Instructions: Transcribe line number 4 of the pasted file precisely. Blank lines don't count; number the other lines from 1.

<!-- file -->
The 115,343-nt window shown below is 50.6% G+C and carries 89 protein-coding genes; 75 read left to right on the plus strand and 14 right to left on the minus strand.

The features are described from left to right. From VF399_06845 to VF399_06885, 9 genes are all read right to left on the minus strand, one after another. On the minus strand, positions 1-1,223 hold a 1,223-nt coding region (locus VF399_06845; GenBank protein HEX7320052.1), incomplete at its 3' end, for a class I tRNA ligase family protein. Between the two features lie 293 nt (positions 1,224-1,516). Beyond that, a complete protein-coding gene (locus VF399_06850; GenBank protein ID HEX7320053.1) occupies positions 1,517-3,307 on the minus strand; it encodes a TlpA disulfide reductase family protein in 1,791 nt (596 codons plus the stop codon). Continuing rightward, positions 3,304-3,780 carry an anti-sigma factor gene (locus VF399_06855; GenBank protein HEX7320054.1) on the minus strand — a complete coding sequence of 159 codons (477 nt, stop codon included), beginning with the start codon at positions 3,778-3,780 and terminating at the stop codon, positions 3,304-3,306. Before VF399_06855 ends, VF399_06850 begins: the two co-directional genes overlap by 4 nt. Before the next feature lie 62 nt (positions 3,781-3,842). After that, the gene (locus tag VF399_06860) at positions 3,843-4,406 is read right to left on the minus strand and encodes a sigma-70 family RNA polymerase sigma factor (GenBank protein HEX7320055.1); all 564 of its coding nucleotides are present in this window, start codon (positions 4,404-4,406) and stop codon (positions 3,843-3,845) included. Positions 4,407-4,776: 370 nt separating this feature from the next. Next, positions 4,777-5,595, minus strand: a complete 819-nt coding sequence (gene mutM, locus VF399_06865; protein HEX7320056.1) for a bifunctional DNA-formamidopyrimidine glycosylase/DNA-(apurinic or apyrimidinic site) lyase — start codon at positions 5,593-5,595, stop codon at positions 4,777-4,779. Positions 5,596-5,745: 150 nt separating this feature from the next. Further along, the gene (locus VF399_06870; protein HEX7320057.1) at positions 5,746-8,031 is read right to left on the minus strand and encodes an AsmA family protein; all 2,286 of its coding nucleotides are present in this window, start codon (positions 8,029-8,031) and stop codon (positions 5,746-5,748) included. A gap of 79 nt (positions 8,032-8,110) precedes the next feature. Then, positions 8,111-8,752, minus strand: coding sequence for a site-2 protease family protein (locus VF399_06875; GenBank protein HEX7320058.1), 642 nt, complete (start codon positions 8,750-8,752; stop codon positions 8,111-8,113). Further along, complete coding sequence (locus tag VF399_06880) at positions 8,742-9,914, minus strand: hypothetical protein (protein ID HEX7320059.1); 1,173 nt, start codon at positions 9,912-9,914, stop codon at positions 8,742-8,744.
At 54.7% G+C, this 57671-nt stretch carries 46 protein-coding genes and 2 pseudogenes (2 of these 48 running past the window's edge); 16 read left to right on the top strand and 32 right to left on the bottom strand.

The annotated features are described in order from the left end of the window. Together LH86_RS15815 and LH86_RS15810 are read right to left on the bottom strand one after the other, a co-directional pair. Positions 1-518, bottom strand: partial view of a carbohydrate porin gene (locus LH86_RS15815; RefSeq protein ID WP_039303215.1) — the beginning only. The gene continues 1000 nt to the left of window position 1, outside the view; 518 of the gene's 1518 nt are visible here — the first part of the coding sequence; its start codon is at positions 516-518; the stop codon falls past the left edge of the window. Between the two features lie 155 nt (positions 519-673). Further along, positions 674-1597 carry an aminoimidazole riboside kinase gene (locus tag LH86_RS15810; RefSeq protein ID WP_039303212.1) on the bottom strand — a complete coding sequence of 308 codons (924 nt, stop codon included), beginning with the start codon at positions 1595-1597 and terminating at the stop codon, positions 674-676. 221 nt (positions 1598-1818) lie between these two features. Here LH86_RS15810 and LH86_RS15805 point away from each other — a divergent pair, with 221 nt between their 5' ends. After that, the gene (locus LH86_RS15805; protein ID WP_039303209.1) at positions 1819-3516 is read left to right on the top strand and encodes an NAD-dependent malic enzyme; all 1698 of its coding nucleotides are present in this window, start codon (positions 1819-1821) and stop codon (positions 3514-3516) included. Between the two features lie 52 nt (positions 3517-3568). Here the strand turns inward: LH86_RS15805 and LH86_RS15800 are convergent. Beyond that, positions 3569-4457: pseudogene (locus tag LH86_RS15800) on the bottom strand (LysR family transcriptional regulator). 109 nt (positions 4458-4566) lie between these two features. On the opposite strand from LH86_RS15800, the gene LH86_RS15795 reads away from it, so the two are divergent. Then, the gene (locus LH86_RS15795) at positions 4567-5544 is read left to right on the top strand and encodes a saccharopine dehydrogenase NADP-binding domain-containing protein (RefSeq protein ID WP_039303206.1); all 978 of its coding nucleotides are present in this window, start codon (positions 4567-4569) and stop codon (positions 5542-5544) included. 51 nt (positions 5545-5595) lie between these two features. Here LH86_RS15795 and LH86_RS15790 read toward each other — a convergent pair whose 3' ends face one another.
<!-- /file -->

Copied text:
The annotated features are described in order from the left end of the window. Together LH86_RS15815 and LH86_RS15810 are read right to left on the bottom strand one after the other, a co-directional pair. Positions 1-518, bottom strand: partial view of a carbohydrate porin gene (locus LH86_RS15815; RefSeq protein ID WP_039303215.1) — the beginning only. The gene continues 1000 nt to the left of window position 1, outside the view; 518 of the gene's 1518 nt are visible here — the first part of the coding sequence; its start codon is at positions 516-518; the stop codon falls past the left edge of the window. Between the two features lie 155 nt (positions 519-673). Further along, positions 674-1597 carry an aminoimidazole riboside kinase gene (locus tag LH86_RS15810; RefSeq protein ID WP_039303212.1) on the bottom strand — a complete coding sequence of 308 codons (924 nt, stop codon included), beginning with the start codon at positions 1595-1597 and terminating at the stop codon, positions 674-676. 221 nt (positions 1598-1818) lie between these two features. Here LH86_RS15810 and LH86_RS15805 point away from each other — a divergent pair, with 221 nt between their 5' ends. After that, the gene (locus LH86_RS15805; protein ID WP_039303209.1) at positions 1819-3516 is read left to right on the top strand and encodes an NAD-dependent malic enzyme; all 1698 of its coding nucleotides are present in this window, start codon (positions 1819-1821) and stop codon (positions 3514-3516) included. Between the two features lie 52 nt (positions 3517-3568). Here the strand turns inward: LH86_RS15805 and LH86_RS15800 are convergent. Beyond that, positions 3569-4457: pseudogene (locus tag LH86_RS15800) on the bottom strand (LysR family transcriptional regulator). 109 nt (positions 4458-4566) lie between these two features. On the opposite strand from LH86_RS15800, the gene LH86_RS15795 reads away from it, so the two are divergent. Then, the gene (locus LH86_RS15795) at positions 4567-5544 is read left to right on the top strand and encodes a saccharopine dehydrogenase NADP-binding domain-containing protein (RefSeq protein ID WP_039303206.1); all 978 of its coding nucleotides are present in this window, start codon (positions 4567-4569) and stop codon (positions 5542-5544) included. 51 nt (positions 5545-5595) lie between these two features. Here LH86_RS15795 and LH86_RS15790 read toward each other — a convergent pair whose 3' ends face one another.